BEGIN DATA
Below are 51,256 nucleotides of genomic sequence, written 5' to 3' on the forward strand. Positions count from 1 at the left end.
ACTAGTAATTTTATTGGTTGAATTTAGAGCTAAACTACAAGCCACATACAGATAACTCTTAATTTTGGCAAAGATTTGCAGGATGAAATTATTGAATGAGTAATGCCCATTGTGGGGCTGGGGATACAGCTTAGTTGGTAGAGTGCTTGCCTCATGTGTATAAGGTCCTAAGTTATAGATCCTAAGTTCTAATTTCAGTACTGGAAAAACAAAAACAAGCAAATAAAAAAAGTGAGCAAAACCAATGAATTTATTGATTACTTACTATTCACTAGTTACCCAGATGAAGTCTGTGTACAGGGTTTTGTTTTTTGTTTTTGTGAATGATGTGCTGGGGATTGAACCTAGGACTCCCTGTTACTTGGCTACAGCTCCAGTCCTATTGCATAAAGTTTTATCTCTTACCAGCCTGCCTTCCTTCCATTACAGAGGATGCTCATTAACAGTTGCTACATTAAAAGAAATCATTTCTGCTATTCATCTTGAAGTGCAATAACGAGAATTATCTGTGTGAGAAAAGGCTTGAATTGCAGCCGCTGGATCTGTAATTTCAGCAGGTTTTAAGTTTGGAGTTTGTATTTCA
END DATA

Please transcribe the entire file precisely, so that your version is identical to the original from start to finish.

Below are 51,256 nucleotides of genomic sequence, written 5' to 3' on the forward strand. Positions count from 1 at the left end.
ACTAGTAATTTTATTGGTTGAATTTAGAGCTAAACTACAAGCCACATACAGATAACTCTTAATTTTGGCAAAGATTTGCAGGATGAAATTATTGAATGAGTAATGCCCATTGTGGGGCTGGGGATACAGCTTAGTTGGTAGAGTGCTTGCCTCATGTGTATAAGGTCCTAAGTTATAGATCCTAAGTTCTAATTTCAGTACTGGAAAAACAAAAACAAGCAAATAAAAAAAGTGAGCAAAACCAATGAATTTATTGATTACTTACTATTCACTAGTTACCCAGATGAAGTCTGTGTACAGGGTTTTGTTTTTTGTTTTTGTGAATGATGTGCTGGGGATTGAACCTAGGACTCCCTGTTACTTGGCTACAGCTCCAGTCCTATTGCATAAAGTTTTATCTCTTACCAGCCTGCCTTCCTTCCATTACAGAGGATGCTCATTAACAGTTGCTACATTAAAAGAAATCATTTCTGCTATTCATCTTGAAGTGCAATAACGAGAATTATCTGTGTGAGAAAAGGCTTGAATTGCAGCCGCTGGATCTGTAATTTCAGCAGGTTTTAAGTTTGGAGTTTGTATTTCA